Lawmakers rally to keep Pruitt from transparently restricting science

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Changes to the scientific review process of the U.S. Environmental Protection Agency (EPA) proposed by Administrator Scott Pruitt last year are back in the spotlight. In particular, there is growing concern about the “transparency rule,” — what many have dubbed the “secret science” rule.

The transparency rule specifies the types of scientific evidence that may be used in rulemaking and requires that all scientific and technical information (e.g., data, protocols, computer codes, and models) used by the agency be publicly available online in a form that allows independent analysis and reproduction of results.

{mosads}The transparency rule sounds reasonable, if not desirable, at first pass. However, the required level of disclosure and accessibility often are not achievable, especially within timeframes necessary for decision-making and regulatory activities. As explained in a joint statement from editors of five prestigious scientific journals, not all data can be publicly available. In these cases, reviewers have confidential access to key data and can evaluate the rigor of the study design, analysis, and interpretation of findings — a long-standing scientific norm.


Most worrisome, the transparency rule will prevent use of many public health or large-scale environmental studies, especially in light of laws and responsible research practices protecting the confidentiality of human subjects and private property. In this way, the rule will disproportionately affect public health studies relative to those focused on costs or economic impacts that are less likely to involve human subjects.

For example, confidentiality laws would allow the EPA to disregard the most critical research underlying regulations, such as the 1993 landmark “Six Cities study” that established an association between air pollution and mortality in six cities. Specifically, the Six Cities study followed the health of 8,100 participants over 20 years and found that life expectancy dropped by two-to-three years when individuals in cities were exposed to fine particulate matter (<2.5 microns diameter). A study of nearly 550,000 participants further substantiated that result.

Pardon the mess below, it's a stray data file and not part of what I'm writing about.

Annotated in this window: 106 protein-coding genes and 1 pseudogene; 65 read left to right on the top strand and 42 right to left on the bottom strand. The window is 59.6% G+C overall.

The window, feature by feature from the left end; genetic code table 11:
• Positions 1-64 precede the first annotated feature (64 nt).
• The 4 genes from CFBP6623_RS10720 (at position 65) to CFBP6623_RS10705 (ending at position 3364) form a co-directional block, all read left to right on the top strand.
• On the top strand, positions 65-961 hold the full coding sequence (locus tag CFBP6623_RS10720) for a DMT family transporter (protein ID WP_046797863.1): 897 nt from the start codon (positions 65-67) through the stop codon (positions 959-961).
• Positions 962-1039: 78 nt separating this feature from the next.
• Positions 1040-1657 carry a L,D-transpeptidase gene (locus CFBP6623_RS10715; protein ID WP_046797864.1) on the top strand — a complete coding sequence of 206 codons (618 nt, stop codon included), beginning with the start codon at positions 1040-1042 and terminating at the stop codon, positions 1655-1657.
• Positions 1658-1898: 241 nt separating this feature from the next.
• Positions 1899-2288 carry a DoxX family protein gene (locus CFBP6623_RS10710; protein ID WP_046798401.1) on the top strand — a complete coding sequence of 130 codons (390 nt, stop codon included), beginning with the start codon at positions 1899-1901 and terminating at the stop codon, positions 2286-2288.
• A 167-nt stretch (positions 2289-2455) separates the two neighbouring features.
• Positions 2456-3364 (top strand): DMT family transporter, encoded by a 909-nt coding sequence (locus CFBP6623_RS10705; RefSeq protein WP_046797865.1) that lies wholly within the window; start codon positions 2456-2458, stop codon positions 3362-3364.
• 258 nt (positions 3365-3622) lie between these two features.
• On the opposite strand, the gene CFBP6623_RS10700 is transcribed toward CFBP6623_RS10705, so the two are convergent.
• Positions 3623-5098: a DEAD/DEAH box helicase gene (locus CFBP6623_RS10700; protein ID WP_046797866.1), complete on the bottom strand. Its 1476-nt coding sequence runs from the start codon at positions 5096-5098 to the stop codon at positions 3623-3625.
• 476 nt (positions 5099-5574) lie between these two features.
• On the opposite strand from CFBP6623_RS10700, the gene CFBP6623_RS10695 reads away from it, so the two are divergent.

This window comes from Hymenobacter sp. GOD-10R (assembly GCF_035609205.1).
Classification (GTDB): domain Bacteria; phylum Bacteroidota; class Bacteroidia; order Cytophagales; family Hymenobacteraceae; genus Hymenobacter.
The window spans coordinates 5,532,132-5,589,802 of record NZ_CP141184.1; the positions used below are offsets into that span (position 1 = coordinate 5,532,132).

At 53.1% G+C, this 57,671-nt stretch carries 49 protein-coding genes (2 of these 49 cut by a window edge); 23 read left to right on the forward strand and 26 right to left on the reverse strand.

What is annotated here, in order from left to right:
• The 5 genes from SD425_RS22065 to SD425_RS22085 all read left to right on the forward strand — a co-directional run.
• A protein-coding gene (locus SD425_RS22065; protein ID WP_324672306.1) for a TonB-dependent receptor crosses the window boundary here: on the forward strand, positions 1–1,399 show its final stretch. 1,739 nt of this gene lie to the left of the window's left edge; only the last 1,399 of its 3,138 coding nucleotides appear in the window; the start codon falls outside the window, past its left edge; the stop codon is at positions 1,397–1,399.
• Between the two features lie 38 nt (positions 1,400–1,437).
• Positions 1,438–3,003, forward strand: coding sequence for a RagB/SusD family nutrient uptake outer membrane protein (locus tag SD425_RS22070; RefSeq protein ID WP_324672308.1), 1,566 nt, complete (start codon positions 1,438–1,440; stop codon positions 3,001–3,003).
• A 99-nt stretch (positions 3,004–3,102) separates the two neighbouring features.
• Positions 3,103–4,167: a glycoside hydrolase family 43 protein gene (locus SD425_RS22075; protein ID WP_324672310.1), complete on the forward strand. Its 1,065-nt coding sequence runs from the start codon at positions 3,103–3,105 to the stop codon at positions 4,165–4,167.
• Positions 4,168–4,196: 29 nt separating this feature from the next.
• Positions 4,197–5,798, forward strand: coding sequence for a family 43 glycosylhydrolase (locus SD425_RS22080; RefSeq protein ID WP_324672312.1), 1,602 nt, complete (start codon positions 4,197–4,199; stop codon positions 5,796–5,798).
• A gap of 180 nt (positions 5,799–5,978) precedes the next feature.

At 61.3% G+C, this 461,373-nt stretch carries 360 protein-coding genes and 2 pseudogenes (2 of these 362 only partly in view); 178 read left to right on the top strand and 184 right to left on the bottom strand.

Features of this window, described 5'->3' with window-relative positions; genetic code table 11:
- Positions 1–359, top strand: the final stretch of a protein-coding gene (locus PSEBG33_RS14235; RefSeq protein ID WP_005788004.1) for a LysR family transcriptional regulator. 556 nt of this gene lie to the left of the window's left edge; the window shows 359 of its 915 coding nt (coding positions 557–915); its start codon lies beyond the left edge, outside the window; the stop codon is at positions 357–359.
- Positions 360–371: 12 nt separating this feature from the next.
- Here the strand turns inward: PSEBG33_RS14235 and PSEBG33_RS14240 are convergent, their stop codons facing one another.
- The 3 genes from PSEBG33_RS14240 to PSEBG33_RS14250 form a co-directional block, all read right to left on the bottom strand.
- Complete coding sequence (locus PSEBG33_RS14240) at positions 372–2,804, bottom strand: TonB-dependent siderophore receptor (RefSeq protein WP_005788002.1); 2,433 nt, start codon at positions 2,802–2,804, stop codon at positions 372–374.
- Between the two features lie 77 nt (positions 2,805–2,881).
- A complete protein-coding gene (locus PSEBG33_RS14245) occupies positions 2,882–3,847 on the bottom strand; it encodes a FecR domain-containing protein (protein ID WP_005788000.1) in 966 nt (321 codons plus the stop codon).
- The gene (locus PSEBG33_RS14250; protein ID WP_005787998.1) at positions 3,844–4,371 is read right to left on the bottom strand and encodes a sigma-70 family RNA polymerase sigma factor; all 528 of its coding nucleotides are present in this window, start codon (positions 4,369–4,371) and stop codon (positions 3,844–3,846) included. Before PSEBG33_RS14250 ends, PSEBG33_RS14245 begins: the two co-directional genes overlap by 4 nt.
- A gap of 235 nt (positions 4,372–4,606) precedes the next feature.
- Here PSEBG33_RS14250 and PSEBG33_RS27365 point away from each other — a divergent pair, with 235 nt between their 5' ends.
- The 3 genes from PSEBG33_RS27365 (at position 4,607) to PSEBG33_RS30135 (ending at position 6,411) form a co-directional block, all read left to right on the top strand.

These studies, both bound by confidentiality agreements, provided pivotal scientific evidence to support new air quality standards that save hundreds of thousands of lives in the U.S. each year.

Fortunately, there is growing awareness of and concern about the proposed transparency rule. At their recent meeting, the Science Advisory Board (SAB) unanimously voted to review the secret science policy as well as the research underlying regulations that limit greenhouse gas emissions and are slated for repeal (e.g., Clean Power Plan, vehicle emissions standards). More than 20 additional speakers representing diverse industries also spoke at the meeting and advocated for full scientific reviews.

A bipartisan group of more than 100 members of Congress recently urged Pruitt to withdraw the transparency rule. Their letter explains that the rule would limit the scientific research available during the rulemaking process and, in that way, undermine the Agency’s scientific integrity with an “opaque process allowing EPA to selectively suppress scientific evidence without accountability and in the process undermine bedrock environmental laws.”

They also note how the rule is sharply at odds with the transparency it claims to promote by authorizing the EPA administrator to grant exceptions without sharing the rationale or providing opportunity for comment or appeal.

Lawmakers further explained in their letter that the proposed rule would be costly (likely over $250 million annually) and burdensome for EPA and researchers, based on an analysis of expected costs of the similar but defeated Secret Science Reform Act. 

Transparency establishes trust and legitimacy and should underlie public decision-making processes. As former EPA Administrator Gina McCarthy explained to Congress in her nomination hearing, “Transparency is all about letting in and embracing new ideas, new technologies and new approaches. No individual entity or agency, no matter how smart, how old or how experienced, can afford to stop learning.” The proposed transparency rule does just the opposite by restricting the ideas and science available to the EPA.

The development of effective environmental regulations requires strong science. The public now has the opportunity to communicate this point to the EPA during their comment period for the proposed rule that has been extended until August 16, 2018 and/or a public hearing scheduled for July 17, 2018 in Washington.

Amanda Rodewald is the Garvin professor and director of conservation science at the Cornell Lab of Ornithology, faculty in the Department of Natural Resources at Cornell University and a faculty fellow at Cornell University’s Atkinson Center for a Sustainable Future. Views expressed in her column are hers alone and do not represent those of these institutions.

Tags Amanda Rodewald Environment EPA Gina McCarthy Science Scott Pruitt Transparency

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